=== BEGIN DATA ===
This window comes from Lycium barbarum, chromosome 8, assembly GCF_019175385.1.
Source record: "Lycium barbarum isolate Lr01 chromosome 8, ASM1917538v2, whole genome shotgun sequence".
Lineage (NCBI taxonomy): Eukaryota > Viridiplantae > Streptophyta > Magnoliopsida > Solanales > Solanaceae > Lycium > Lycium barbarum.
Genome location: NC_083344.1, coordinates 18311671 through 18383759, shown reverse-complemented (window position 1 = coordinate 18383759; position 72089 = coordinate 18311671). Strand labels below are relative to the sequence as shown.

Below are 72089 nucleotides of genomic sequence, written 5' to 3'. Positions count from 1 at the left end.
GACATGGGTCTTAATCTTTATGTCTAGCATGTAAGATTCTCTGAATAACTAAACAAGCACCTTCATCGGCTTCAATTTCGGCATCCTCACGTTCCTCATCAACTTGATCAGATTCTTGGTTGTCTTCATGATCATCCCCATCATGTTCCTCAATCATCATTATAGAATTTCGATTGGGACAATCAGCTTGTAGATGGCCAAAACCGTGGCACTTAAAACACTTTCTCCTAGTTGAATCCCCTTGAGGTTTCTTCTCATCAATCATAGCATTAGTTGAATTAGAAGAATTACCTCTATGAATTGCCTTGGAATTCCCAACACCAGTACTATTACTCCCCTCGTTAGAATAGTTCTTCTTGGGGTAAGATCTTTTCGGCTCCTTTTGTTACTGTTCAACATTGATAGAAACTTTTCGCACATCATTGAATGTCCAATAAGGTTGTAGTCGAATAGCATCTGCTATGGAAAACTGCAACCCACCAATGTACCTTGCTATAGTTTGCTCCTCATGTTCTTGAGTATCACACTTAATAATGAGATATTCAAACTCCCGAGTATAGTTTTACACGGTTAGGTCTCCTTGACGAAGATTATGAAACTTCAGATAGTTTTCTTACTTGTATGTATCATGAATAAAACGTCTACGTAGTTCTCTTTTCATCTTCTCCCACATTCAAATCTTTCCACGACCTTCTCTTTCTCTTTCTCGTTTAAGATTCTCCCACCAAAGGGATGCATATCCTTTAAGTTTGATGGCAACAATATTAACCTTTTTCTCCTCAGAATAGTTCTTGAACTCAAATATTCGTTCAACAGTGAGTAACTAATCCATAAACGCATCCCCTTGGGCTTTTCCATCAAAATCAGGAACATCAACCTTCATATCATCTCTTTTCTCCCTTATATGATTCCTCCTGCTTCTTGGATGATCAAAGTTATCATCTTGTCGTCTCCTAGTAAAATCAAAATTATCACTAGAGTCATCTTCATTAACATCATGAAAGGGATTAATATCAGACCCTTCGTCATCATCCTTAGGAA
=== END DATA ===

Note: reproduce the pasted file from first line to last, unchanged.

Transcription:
This window comes from Lycium barbarum, chromosome 8, assembly GCF_019175385.1.
Source record: "Lycium barbarum isolate Lr01 chromosome 8, ASM1917538v2, whole genome shotgun sequence".
Lineage (NCBI taxonomy): Eukaryota > Viridiplantae > Streptophyta > Magnoliopsida > Solanales > Solanaceae > Lycium > Lycium barbarum.
Genome location: NC_083344.1, coordinates 18311671 through 18383759, shown reverse-complemented (window position 1 = coordinate 18383759; position 72089 = coordinate 18311671). Strand labels below are relative to the sequence as shown.

Below are 72089 nucleotides of genomic sequence, written 5' to 3'. Positions count from 1 at the left end.
GACATGGGTCTTAATCTTTATGTCTAGCATGTAAGATTCTCTGAATAACTAAACAAGCACCTTCATCGGCTTCAATTTCGGCATCCTCACGTTCCTCATCAACTTGATCAGATTCTTGGTTGTCTTCATGATCATCCCCATCATGTTCCTCAATCATCATTATAGAATTTCGATTGGGACAATCAGCTTGTAGATGGCCAAAACCGTGGCACTTAAAACACTTTCTCCTAGTTGAATCCCCTTGAGGTTTCTTCTCATCAATCATAGCATTAGTTGAATTAGAAGAATTACCTCTATGAATTGCCTTGGAATTCCCAACACCAGTACTATTACTCCCCTCGTTAGAATAGTTCTTCTTGGGGTAAGATCTTTTCGGCTCCTTTTGTTACTGTTCAACATTGATAGAAACTTTTCGCACATCATTGAATGTCCAATAAGGTTGTAGTCGAATAGCATCTGCTATGGAAAACTGCAACCCACCAATGTACCTTGCTATAGTTTGCTCCTCATGTTCTTGAGTATCACACTTAATAATGAGATATTCAAACTCCCGAGTATAGTTTTACACGGTTAGGTCTCCTTGACGAAGATTATGAAACTTCAGATAGTTTTCTTACTTGTATGTATCATGAATAAAACGTCTACGTAGTTCTCTTTTCATCTTCTCCCACATTCAAATCTTTCCACGACCTTCTCTTTCTCTTTCTCGTTTAAGATTCTCCCACCAAAGGGATGCATATCCTTTAAGTTTGATGGCAACAATATTAACCTTTTTCTCCTCAGAATAGTTCTTGAACTCAAATATTCGTTCAACAGTGAGTAACTAATCCATAAACGCATCCCCTTGGGCTTTTCCATCAAAATCAGGAACATCAACCTTCATATCATCTCTTTTCTCCCTTATATGATTCCTCCTGCTTCTTGGATGATCAAAGTTATCATCTTGTCGTCTCCTAGTAAAATCAAAATTATCACTAGAGTCATCTTCATTAACATCATGAAAGGGATTAATATCAGACCCTTCGTCATCATCCTTAGGAA